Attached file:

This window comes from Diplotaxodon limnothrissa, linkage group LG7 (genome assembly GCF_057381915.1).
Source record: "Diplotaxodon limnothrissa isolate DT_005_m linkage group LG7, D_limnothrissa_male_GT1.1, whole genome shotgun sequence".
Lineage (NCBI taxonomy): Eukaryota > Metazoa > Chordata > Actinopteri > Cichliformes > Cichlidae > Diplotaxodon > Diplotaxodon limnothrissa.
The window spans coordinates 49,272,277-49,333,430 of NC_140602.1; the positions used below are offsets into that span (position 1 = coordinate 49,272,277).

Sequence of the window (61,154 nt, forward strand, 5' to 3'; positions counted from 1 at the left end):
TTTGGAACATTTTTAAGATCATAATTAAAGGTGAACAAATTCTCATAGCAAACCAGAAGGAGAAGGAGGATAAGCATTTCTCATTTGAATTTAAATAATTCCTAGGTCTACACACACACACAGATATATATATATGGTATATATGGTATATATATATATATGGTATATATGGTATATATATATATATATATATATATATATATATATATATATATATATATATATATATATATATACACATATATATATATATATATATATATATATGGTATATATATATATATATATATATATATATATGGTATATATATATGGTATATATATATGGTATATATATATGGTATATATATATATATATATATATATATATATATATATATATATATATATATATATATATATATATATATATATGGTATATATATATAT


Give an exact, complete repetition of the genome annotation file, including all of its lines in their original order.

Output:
This window comes from Diplotaxodon limnothrissa, linkage group LG7 (genome assembly GCF_057381915.1).
Source record: "Diplotaxodon limnothrissa isolate DT_005_m linkage group LG7, D_limnothrissa_male_GT1.1, whole genome shotgun sequence".
Lineage (NCBI taxonomy): Eukaryota > Metazoa > Chordata > Actinopteri > Cichliformes > Cichlidae > Diplotaxodon > Diplotaxodon limnothrissa.
The window spans coordinates 49,272,277-49,333,430 of NC_140602.1; the positions used below are offsets into that span (position 1 = coordinate 49,272,277).

Sequence of the window (61,154 nt, forward strand, 5' to 3'; positions counted from 1 at the left end):
TTTGGAACATTTTTAAGATCATAATTAAAGGTGAACAAATTCTCATAGCAAACCAGAAGGAGAAGGAGGATAAGCATTTCTCATTTGAATTTAAATAATTCCTAGGTCTACACACACACACAGATATATATATATGGTATATATGGTATATATATATATATGGTATATATGGTATATATATATATATATATATATATATATATATATATATATATATATATATATATATATATATACACATATATATATATATATATATATATATATGGTATATATATATATATATATATATATATATATGGTATATATATATGGTATATATATATGGTATATATATATGGTATATATATATATATATATATATATATATATATATATATATATATATATATATATATATATATATATATATATGGTATATATATATAT